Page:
Perspectives do matter. So the value of proof depends upon how you seek truth, and all too often, I would say, it fits our confirmation biases. There is a universal reality and also an individual one and the two need not be mutually exclusive. There is subjective truth and objective truth, bust some go too far, I think, in saying that there is no objective truth -- say that all truth depends upon one's perception and experiences. Not only scientists, but philosophers commonly accept the idea of a priori truths (reasoning or knowledge that proceeds from theoretical deduction rather than from observation or experience). That we can't know for certain what is objectively and even to extent subjectively true doesn't negate the worthiness of an attempt to determine objective truth -- to try to understand through empiricism and logic.... Like I paraphrased from Plato before, "The first step on the road to wisdom is the recognition of one's own ignorance."

Incidentally, I wrote my last post including the dialogue stream on my phone, and not quite sure if the poor, tasteless joke worked. I was tempted to do whiskey to make the idea of the spirit passing through one's body clearer, but opted for the liquid gold of beer (depends on what beer) for the sake of parallelism with your mention of beer. No offence intended to any who are Theists or Deists with it, was just a bit of frivolity in attempt to keep up the humorous momentum. The existence of God or gods (or some related concept) can neither be proved nor disproved and I ultimately remain "agnostic" on the matter, but yeah, I don't want to turn this into another religious thread, though religion and Theism is hard to avoid when discussing such a topic. Long post, and I expect many silly mistakes here.


Clearly an erudite and well reasoned post that I agree with wholeheartedly but all said and done, you are only appeasing a bald man with the offer of a hair dryer.

Edited by ExittheLemming - July 14 2018 at 18:34
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Post Options Post Options   Thanks (0) Thanks(0)   Quote Tuzvihar Quote  Post ReplyReply Direct Link To This Post Posted: July 15 2018 at 06:03
Originally posted by Logan Logan wrote:

Originally posted by micky micky wrote:

^ yeah been a crazy few months at work. My boss is an idiot, the office staff incompetent, and the work more challenging (ie dangerous) than ever.  My tried and true defense mechanism to stress is to withdraw into myself and drink heavily hahah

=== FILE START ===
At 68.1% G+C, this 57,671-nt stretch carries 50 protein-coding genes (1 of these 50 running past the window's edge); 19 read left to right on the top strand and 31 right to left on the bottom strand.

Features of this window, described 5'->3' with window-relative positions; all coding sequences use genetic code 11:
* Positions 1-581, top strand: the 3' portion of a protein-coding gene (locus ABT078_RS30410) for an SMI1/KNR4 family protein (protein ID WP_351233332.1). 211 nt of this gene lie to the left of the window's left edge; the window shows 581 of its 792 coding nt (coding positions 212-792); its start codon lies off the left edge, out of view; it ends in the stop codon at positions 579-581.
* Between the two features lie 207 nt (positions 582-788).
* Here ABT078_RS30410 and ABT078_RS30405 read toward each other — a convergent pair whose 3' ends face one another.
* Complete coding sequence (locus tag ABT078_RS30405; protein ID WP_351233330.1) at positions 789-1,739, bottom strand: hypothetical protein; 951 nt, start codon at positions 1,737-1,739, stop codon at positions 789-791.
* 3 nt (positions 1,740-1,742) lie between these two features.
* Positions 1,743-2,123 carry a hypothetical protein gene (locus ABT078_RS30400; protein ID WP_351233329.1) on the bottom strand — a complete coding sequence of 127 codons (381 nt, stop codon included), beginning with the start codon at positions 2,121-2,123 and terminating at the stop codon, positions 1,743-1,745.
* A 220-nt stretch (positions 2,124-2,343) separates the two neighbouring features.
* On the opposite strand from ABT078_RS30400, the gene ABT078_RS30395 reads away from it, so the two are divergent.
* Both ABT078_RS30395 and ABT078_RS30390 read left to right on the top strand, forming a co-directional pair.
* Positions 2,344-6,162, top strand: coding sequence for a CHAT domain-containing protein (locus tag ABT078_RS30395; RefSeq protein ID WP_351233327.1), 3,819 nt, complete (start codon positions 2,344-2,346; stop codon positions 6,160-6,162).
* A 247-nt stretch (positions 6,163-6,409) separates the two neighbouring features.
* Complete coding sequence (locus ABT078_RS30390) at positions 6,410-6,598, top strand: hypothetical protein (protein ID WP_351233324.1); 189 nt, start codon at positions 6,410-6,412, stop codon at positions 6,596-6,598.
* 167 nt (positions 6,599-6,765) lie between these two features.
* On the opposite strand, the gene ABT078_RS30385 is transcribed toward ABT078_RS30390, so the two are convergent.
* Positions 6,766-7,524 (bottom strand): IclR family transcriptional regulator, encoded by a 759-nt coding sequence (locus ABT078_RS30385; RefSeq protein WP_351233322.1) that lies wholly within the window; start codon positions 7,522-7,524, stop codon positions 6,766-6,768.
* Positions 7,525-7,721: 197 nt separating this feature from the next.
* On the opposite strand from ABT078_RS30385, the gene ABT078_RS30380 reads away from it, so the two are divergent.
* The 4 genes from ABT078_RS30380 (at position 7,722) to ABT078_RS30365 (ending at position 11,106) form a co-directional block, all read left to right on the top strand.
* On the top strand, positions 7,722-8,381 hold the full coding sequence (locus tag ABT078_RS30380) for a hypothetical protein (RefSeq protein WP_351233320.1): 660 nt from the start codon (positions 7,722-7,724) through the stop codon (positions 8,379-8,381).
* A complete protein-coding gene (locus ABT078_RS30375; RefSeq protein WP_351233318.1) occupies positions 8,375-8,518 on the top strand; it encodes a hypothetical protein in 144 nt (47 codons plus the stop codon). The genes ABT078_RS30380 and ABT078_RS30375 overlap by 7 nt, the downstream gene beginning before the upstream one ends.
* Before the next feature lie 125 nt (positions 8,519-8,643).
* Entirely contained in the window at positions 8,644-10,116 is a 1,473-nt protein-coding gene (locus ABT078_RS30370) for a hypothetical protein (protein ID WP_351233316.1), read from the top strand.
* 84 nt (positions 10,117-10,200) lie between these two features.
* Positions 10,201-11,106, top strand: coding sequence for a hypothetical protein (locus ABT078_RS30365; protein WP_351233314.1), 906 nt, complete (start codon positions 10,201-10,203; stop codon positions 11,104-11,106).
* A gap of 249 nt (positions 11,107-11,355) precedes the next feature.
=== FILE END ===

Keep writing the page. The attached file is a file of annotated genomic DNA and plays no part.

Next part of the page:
Sorry to hear about your work stresses and dangers. Watch the drinking, though. I've been drinking more of late as stress-reliever.


What he says! You make me worried, Micky... Exclamation
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Post Options Post Options   Thanks (0) Thanks(0)   Quote Logan Quote  Post ReplyReply Direct Link To This Post Posted: July 15 2018 at 09:34
^ It can be especially worrying in a high risk job where safety issues are a major concern. I wouldn't expect someone drinking a mickey or a beer on the job, but someone getting DTs (delirium tremens) on the job could end up being very shocking indeed for an electrician.

^^ I think Micky might need a few more beers to try to get through what I wrote as it could be a real slog to read.

Originally posted by ExittheLemming ExittheLemming wrote:

Originally posted by twseel twseel wrote:

I know Russell mostly for his sayings on semantics, through university, but his statements on other stuff are also very interesting. I still feel closer to Micky's citation though, I'm a big supporter of the scientific method but even scientists would do better living by Mick's rules outside of the job.


The idea that those deemed to be 'men of ideas' have no corroborative life experience on which they draw their conclusions is getting pretty tiresome i.e 'better to live than to know'

The man himself put it best:

The trouble with the world is that the stupid are cocksure and the intelligent are full of doubt.
(Bertrand Russell)


Great quote, and as he also puts it: "The whole problem with the world is that fools and fanatics are always so certain of themselves, and wiser people so full of doubts."

This helps to explain the apparent idiocracy which we seem to live in.



Edited by Logan - July 15 2018 at 09:35
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Post Options Post Options   Thanks (1) Thanks(1)   Quote micky Quote  Post ReplyReply Direct Link To This Post Posted: July 18 2018 at 15:06